Ad hoc modeling shapes nanotech’s near future

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May 30, 2003 – The co-founder of a nanotechnology startup that prides itself on its modeling capabilities predicts the industry will have commercialized design software tools like those used for microsystems, but not anytime soon.

He and other nanotech experts said the growth of nanoscale design tools will require a critical mass of people working on common products and acceptance by the field’s do-it-yourself software developers.

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“Up to now, there’s been no real demand for it,” said Marvin Cohen, a physicist at University of California, Berkeley, and co-founder of California-based Nanomix Inc. “Right now, everyone develops their own.”

Cohen has been doing that for four decades at Berkeley.

Along with colleague and Nanomix co-founder Alex Zettl, Cohen developed a way to build carbon nanotube structures that act as chemical sensors. They also work on hydrogen storage systems for fuel cells. Their primary strength has been using theoretical modeling to predict the behavior of nanostructures.

Cohen devised a model that describes how materials are put together on the atomic level. The model, based on theories he has been developing since the 1960s, is used worldwide to calculate the properties of metals, superconductors and semiconductors.

He said the benefit is someone can theoretically figure out how things work at the nanoscale, saving time and money over trial-and-error approaches before taking a nanodevice into the laboratory. Nanomix is using Cohen’s proprietary techniques to virtually synthesize materials and predict electronic, physical and chemical properties of carbon nanotubes with a high degree of accuracy.

“To model how a nanotube will react to a given atom, whether it’s anthrax or carbon dioxide or hydrogen, you can use these techniques,” he said. There’s no reason to believe there won’t be as many applications of these approaches … as there are in the MEMS area.”

The field is broad, but Cohen can see ultimate demand for standard tools that all nano companies will face, such as a commercial software platform for testing and explaining properties of materials or particles.

Tim Harper, chief executive of nanotech business research firm Madrid-based CMP Cientifica,  said there will be great software opportunities for nano, but it will require a critical mass of people focusing on one particular area — and that type of standardization doesn’t exist. For now, he said, many researchers take a cobbled approach: using general computer modeling and simulation suites and writing programs for their specific needs. “It ain’t pretty,” Harper said.

“We come across a lot of companies that say, ‘We’re in the Valley and in the software business. We’re going to develop software for nanotech.’ We say, ‘What particular flavor of nano?’” he said. “It’s like writing software applications for electricity. First you have to figure out if you’re writing software for a microprocessor or a toaster.”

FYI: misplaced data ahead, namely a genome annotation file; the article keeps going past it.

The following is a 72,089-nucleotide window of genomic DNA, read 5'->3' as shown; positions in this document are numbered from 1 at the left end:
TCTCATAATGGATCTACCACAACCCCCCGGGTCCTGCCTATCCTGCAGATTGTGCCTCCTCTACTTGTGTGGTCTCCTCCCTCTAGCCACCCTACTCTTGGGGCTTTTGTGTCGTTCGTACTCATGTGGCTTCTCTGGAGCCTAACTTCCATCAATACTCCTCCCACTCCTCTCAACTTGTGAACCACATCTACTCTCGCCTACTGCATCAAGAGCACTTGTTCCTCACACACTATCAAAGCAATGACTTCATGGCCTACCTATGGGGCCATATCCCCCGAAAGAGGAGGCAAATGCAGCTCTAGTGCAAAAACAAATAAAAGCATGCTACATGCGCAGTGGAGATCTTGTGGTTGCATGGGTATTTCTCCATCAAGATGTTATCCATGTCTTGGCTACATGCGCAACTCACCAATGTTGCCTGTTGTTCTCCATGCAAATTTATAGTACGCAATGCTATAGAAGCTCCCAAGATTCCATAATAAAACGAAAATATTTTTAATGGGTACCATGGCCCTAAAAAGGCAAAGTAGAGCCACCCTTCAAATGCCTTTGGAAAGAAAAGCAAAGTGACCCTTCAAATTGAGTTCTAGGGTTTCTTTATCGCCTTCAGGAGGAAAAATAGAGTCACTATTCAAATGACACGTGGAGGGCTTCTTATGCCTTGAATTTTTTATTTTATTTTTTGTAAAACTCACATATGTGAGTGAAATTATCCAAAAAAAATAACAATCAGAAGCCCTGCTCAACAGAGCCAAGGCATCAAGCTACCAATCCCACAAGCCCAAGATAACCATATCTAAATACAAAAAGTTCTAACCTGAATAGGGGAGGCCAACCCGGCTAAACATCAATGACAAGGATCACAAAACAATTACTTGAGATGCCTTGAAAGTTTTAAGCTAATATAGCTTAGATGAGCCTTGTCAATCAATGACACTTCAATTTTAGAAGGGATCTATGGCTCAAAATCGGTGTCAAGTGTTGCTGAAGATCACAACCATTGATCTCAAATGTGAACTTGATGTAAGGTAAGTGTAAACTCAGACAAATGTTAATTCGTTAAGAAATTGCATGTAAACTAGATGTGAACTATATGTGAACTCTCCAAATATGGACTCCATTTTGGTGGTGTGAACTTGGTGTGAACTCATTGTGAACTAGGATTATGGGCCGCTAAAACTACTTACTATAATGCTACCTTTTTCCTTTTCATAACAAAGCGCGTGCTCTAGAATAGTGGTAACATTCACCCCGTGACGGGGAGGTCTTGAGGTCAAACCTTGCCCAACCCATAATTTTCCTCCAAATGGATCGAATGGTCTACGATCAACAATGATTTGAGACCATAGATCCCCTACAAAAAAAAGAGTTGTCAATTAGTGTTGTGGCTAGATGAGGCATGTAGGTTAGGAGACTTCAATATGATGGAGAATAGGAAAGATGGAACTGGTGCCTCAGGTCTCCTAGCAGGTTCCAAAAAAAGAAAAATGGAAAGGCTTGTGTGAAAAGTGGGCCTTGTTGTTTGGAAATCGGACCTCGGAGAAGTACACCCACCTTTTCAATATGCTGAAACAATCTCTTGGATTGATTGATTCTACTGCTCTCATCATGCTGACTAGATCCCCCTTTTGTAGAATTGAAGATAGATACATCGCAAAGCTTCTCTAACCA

One startup hoping to break into the space is California-based Junius Tech Inc., a nanoscale design and consulting services firm with technology and expertise from Stanford University and NASA. Today, the privately funded firm leans more toward providing services to outside firms, but co-founder Jonathan Woo said it is developing simulation software products.

The broadness of the technology is a risk to early players, Woo said, but Junius hedges its bets by offering customized consulting while it makes standardized tools for modeling and simulating nanomaterials for several applications, including electronic, optical, energy and biotech.

“It’s an evolution,” he said. “Think about any new technology that comes in — you have to grow with the industry.”

For now, however, most of the work is centered on research labs. The National Science Foundation-funded Network for Computational Nanotechnology at Purdue University provides access to simulation tools and services, develops new theories and approaches for simulation and links computational and experimental scientists to solve problems.

Rice University received a supercomputer from IBM to calculate interactions of subatomic particles in carbon nanotubes. IBM provided the $1 million system under a Shared University Research Award, which it gives to universities in fields of mutual interest. The partnership will allow IBM to develop more sophisticated software and systems applicable for nanoscale science and technology.

Cohen said most research funding is funneled into government and academic labs, and much of the work coming out is promising. Still, he cautioned against getting too excited about a rapidly rising market for software tools.

“I think it’s generally agreed that nanoscience is very healthy … (but) the commercial aspects of the field are not developed at this point,” he said. “The small companies, you hear a lot about them, but often the main product is hype. It’s just going to take a while.”


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